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See Bernice Ross’s commentary here: These new MLS rules could kill future bombshell commission lawsuits.
Following increased scrutiny on the real estate industry’s commission structure, broker-owned multiple listing service Northwest MLS is once again breaking the mold, this time by specifying in its forms that buyer broker compensation will come directly from sellers, rather than listing brokers.
Effective October 3, Kirkland, Washington-based NWMLS, which has 32,000 subscribers, is set to change several of its rules and its transaction forms in a bid to boost transparency regarding agent compensation, offer buyers and sellers more options regarding compensation, and encourage innovation in brokerage models.
MLSs were built on the idea of listing brokers offering brokers who bring an eventual buyer to a sale a portion of their commission, known as cooperative compensation. This commission sharing is common to every known MLS, including NWMLS.
But now it will no longer be the default at NWMLS. NWMLS’s new rules and forms will specify that, when offered, compensation to the buyer broker will come from the seller directly. NWMLS CEO Tom Hurdelbrink told Inman he did not know whether NWMLS was the first MLS to make this change.
“NWMLS’ listing agreement has long included the seller’s direction as to the amount of compensation offered to the buyer’s broker,” he said via email. “This most recent change just takes an additional step in clarifying that the compensation offered to the buyer’s broker comes from the seller.”
Hurdelbrink added that NWMLS is not prohibiting the sharing of commissions between listing brokers and buyer brokers.
“Listing brokers may share a portion of their compensation, if they wish to do so,” he said. “That said, the listing agreement will now present the seller clear and distinct sections: one for the amount seller will compensate the listing broker and a second for the amount seller will offer for compensating the buyer’s broker.”
The latest changes will build on previous rule changes the MLS made in October 2019. At that time, NWMLS, which is not Realtor-affiliated, was the first MLS to allow public display of agent commissions and also eliminated a requirement that listing brokers offer buyer brokers a commission to submit a listing to the MLS. Two years later, the National Association of Realtors changed its rules to require MLSs to allow brokers and agents to display buyer broker commissions.
“Broker-owned NWMLS has once again led the industry in promoting a competitive and fair marketplace for brokers large and small, allowing firms to innovate and differentiate their services to consumers,” said Marty McClendon, designated broker for Redfin in Seattle, in a statement. “I can only hope the rest of the industry has the courage to follow NWMLS’s lead.”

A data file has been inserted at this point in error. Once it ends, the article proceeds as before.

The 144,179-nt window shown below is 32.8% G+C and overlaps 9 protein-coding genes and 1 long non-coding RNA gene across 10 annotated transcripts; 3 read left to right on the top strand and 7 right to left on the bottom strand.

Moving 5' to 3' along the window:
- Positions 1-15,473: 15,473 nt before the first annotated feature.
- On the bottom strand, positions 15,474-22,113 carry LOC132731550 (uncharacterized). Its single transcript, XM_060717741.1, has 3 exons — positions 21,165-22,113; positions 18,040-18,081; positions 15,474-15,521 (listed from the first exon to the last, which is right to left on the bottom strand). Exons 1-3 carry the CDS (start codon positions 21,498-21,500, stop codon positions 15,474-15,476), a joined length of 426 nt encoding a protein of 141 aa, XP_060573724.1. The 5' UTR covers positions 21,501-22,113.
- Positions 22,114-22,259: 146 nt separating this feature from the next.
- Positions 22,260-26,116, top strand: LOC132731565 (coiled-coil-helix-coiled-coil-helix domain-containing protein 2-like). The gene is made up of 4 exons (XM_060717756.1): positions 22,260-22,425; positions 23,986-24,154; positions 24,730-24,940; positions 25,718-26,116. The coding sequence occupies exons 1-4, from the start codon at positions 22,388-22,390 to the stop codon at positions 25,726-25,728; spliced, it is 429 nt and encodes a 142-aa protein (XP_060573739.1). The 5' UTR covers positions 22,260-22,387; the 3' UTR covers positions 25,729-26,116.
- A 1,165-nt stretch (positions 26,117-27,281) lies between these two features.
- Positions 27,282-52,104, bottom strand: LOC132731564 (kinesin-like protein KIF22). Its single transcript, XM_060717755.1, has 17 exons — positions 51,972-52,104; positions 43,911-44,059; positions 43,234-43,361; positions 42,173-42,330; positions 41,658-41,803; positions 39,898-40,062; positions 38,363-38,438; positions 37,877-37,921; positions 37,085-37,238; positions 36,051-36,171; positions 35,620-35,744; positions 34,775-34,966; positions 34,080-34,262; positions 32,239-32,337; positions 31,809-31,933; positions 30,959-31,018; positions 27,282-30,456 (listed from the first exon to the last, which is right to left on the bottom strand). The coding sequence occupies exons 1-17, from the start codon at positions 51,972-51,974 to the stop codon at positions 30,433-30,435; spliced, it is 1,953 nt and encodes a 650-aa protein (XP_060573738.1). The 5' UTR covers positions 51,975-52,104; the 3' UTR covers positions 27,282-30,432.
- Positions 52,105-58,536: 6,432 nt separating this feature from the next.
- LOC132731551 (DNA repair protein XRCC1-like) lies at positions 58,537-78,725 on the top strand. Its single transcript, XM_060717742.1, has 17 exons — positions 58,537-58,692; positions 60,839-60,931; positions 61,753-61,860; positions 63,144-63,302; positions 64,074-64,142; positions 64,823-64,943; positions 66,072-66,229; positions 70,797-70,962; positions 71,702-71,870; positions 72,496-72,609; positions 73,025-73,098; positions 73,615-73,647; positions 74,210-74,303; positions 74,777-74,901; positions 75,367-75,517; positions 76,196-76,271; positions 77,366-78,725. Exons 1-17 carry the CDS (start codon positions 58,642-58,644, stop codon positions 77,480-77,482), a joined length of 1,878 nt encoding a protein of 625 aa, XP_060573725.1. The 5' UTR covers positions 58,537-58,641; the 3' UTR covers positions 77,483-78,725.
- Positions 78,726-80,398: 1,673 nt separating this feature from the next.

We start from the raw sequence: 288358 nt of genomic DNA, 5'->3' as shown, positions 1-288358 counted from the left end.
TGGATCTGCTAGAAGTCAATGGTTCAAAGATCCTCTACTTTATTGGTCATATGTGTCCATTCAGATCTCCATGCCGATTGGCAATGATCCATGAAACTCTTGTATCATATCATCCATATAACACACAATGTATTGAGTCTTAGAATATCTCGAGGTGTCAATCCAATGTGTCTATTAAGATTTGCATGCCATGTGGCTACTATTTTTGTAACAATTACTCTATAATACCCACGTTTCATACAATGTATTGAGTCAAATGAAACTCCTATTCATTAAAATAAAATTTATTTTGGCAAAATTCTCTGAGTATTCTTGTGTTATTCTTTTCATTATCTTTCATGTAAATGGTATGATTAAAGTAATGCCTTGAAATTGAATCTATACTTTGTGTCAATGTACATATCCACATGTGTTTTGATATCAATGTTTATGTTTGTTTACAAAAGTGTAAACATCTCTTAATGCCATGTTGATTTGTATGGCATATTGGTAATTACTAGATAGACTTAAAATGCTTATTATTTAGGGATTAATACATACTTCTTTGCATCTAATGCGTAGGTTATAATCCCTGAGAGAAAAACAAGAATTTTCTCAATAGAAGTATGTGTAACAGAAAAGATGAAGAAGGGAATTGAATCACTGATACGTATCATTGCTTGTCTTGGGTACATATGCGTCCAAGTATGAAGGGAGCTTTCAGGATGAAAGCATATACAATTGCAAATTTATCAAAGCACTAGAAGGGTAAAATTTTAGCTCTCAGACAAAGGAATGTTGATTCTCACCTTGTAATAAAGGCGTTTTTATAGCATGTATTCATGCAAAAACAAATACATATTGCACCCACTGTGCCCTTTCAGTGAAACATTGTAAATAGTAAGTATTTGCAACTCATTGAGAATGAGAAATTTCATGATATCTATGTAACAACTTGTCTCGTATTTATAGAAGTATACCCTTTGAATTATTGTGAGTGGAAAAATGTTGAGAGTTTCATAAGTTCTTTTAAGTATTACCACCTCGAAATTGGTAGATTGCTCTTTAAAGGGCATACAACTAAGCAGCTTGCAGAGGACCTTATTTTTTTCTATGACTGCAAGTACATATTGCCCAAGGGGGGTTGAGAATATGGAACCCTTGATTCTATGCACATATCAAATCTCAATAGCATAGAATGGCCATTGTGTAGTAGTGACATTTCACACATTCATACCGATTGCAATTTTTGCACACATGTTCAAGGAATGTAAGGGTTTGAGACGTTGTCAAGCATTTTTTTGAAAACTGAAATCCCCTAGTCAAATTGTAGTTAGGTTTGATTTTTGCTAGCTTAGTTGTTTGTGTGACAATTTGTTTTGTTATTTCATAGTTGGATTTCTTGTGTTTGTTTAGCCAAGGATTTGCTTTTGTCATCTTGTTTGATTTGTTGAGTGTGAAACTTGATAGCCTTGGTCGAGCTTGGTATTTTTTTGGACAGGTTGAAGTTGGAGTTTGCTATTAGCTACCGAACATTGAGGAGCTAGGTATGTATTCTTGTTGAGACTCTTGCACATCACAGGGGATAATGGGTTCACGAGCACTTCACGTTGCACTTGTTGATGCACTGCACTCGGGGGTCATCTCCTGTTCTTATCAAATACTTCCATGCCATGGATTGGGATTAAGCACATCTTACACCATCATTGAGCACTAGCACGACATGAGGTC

NAR, which has 1.5 million members and counts the vast majority of the nation’s more than 500 MLSs under its purview, continues to require that listing brokers offer buyer brokers a commission to submit a listing to a Realtor-affiliated MLS. That particular rule is currently being contested in multiple federal antitrust lawsuits, including one that recently won class-action status and another one that is currently seeking class certification. The U.S. Department of Justice (DOJ) is also currently investigating the rule and the Consumer Federation of America has published numerous studies condemning the rule.
“The more recent actions by the DOJ, issues raised in industry litigation, studies by consumer organizations, discussions with industry participants, and other considerations afforded NWMLS the opportunity to again review and improve its rules and forms to allow brokers to continue to innovate the range of service and pricing models offered to consumers,” Hurdelbrink said.
“For more than 30 years, the compensation framework in the real estate industry was structured for the seller to pay the listing firm and for the listing firm to ‘share’ its compensation with the buyer brokerage firm,” Hurdelbrink said.
“This framework was a vestige from ‘sub-agency’ where every broker represented the seller and brokers did not work directly for the buyer. Sub-agency was eliminated in Washington by statute which also created buyer’s agency. Yet, the ‘commission sharing’ structure remained.”
NWMLS’s new residential purchase and sale agreement will include an item not currently included in the agreement, buyer brokerage firm compensation, which can be either auto-filled from the listing or inserted by the buyer’s broker if it’s not auto-filled. The compensation may be specified as either a percentage or dollar amount. The buyer and the buyer’s broker then decide whether to accept the compensation as offered in the MLS or to propose an alternative in an addendum, Hurdelbrink told Inman.